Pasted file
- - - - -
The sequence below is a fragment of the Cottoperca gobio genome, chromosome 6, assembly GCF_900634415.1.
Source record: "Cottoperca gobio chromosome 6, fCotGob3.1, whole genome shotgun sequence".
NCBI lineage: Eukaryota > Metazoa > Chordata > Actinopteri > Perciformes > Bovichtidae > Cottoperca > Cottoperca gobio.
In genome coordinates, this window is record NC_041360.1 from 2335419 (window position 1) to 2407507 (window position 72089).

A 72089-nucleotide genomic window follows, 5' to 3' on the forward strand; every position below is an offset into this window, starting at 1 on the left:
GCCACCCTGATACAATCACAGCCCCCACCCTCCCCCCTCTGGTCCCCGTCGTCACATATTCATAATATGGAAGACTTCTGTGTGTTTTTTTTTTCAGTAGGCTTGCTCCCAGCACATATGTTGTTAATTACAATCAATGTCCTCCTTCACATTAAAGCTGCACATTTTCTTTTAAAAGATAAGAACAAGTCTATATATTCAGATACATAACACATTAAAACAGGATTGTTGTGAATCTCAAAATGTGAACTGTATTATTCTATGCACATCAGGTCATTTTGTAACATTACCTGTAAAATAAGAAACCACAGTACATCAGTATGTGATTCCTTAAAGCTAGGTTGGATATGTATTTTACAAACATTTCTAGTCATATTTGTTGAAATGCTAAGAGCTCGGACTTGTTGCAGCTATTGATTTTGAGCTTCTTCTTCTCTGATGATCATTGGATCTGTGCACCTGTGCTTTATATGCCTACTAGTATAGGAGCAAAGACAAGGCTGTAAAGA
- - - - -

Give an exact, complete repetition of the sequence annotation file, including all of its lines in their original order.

The sequence below is a fragment of the Cottoperca gobio genome, chromosome 6, assembly GCF_900634415.1.
Source record: "Cottoperca gobio chromosome 6, fCotGob3.1, whole genome shotgun sequence".
NCBI lineage: Eukaryota > Metazoa > Chordata > Actinopteri > Perciformes > Bovichtidae > Cottoperca > Cottoperca gobio.
In genome coordinates, this window is record NC_041360.1 from 2335419 (window position 1) to 2407507 (window position 72089).

A 72089-nucleotide genomic window follows, 5' to 3' on the forward strand; every position below is an offset into this window, starting at 1 on the left:
GCCACCCTGATACAATCACAGCCCCCACCCTCCCCCCTCTGGTCCCCGTCGTCACATATTCATAATATGGAAGACTTCTGTGTGTTTTTTTTTTCAGTAGGCTTGCTCCCAGCACATATGTTGTTAATTACAATCAATGTCCTCCTTCACATTAAAGCTGCACATTTTCTTTTAAAAGATAAGAACAAGTCTATATATTCAGATACATAACACATTAAAACAGGATTGTTGTGAATCTCAAAATGTGAACTGTATTATTCTATGCACATCAGGTCATTTTGTAACATTACCTGTAAAATAAGAAACCACAGTACATCAGTATGTGATTCCTTAAAGCTAGGTTGGATATGTATTTTACAAACATTTCTAGTCATATTTGTTGAAATGCTAAGAGCTCGGACTTGTTGCAGCTATTGATTTTGAGCTTCTTCTTCTCTGATGATCATTGGATCTGTGCACCTGTGCTTTATATGCCTACTAGTATAGGAGCAAAGACAAGGCTGTAAAGA